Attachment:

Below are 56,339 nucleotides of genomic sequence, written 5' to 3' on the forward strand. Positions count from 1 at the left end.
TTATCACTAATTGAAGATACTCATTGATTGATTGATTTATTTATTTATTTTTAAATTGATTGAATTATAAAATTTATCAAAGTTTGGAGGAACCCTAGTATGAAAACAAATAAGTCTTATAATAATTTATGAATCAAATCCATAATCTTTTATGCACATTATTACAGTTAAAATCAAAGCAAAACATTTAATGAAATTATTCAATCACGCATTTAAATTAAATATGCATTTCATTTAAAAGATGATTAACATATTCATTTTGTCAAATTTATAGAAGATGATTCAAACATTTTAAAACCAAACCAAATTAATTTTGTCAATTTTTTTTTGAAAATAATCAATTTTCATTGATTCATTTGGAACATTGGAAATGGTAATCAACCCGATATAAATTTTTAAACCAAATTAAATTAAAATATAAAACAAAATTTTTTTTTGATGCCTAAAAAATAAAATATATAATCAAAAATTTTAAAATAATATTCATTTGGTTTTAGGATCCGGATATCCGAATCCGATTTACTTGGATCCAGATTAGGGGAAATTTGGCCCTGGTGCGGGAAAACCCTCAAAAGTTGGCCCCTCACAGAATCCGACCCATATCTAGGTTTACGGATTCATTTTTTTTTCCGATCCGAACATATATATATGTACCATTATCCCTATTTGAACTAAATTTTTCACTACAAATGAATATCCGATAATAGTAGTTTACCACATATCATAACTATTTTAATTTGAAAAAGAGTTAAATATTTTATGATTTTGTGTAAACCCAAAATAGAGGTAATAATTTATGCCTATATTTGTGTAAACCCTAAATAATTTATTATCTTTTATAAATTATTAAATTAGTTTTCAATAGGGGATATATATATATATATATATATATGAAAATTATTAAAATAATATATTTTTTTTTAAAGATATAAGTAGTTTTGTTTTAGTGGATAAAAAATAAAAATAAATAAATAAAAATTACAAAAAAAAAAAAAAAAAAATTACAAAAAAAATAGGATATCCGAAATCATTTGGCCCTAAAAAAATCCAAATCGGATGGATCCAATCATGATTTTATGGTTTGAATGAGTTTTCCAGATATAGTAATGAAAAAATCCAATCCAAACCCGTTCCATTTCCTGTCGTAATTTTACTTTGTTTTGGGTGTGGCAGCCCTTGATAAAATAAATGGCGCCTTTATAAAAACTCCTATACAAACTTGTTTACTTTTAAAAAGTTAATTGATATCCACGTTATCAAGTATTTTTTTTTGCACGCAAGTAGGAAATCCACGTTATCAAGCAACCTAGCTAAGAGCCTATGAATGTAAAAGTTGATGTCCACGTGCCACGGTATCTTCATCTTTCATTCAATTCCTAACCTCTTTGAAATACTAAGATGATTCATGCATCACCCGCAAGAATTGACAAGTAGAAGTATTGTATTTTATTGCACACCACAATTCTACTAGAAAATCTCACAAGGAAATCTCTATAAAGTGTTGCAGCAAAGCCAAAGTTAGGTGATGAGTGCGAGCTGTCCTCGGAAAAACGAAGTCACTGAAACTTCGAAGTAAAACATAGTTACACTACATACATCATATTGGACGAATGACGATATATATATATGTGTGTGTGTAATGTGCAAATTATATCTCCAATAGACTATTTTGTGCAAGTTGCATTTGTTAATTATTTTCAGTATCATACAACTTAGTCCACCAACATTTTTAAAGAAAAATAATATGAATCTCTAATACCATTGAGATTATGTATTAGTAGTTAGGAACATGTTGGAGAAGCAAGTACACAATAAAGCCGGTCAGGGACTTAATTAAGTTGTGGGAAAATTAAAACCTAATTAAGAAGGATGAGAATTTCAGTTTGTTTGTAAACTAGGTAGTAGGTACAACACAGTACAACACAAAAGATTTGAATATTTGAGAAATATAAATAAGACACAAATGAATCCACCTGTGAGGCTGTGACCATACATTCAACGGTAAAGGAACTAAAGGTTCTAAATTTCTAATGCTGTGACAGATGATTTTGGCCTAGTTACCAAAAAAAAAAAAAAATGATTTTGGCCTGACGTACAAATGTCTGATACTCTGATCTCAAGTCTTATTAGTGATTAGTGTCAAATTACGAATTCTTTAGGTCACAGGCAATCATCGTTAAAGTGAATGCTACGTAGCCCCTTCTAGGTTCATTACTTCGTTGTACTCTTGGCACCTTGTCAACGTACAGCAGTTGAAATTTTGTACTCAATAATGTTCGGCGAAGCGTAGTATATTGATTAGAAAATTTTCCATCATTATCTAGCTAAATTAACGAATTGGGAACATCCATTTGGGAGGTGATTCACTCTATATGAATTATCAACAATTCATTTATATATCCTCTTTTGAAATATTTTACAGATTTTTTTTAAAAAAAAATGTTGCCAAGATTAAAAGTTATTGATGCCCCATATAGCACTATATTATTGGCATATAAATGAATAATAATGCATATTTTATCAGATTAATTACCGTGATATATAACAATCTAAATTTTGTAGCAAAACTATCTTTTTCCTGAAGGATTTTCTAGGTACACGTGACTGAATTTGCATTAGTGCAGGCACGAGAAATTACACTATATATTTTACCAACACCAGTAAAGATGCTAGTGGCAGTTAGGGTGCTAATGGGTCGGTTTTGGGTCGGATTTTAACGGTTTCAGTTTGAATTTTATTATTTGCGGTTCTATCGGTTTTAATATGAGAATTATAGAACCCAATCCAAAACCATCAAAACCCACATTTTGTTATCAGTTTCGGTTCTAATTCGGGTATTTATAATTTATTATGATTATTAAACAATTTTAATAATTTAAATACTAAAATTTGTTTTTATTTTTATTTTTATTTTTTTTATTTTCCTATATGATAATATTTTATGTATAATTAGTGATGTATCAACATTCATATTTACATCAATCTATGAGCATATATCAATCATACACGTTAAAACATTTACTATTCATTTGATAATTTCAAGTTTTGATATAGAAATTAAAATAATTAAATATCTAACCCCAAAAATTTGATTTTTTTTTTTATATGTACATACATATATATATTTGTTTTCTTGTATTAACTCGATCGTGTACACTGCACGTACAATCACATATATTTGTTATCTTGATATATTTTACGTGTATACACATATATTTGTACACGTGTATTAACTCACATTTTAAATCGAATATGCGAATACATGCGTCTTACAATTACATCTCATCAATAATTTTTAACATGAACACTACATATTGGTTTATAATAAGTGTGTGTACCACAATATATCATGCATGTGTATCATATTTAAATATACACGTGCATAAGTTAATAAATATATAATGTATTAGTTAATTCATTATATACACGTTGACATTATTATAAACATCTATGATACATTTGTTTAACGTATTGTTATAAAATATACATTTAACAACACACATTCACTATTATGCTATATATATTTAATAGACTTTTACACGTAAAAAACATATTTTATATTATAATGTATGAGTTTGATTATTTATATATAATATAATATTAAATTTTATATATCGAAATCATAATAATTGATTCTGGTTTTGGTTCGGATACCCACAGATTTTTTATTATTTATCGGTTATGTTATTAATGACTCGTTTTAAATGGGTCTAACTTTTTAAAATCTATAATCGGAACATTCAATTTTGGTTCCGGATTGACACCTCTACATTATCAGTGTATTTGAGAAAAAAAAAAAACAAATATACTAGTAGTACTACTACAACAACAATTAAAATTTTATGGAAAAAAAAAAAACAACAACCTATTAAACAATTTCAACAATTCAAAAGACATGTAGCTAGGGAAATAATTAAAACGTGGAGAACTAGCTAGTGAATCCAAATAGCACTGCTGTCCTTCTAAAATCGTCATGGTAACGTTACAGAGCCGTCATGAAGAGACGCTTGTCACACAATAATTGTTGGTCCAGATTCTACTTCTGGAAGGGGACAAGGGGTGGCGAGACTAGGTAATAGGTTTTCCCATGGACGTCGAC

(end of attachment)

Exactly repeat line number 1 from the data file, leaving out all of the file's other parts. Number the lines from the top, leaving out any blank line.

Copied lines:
Below are 56,339 nucleotides of genomic sequence, written 5' to 3' on the forward strand. Positions count from 1 at the left end.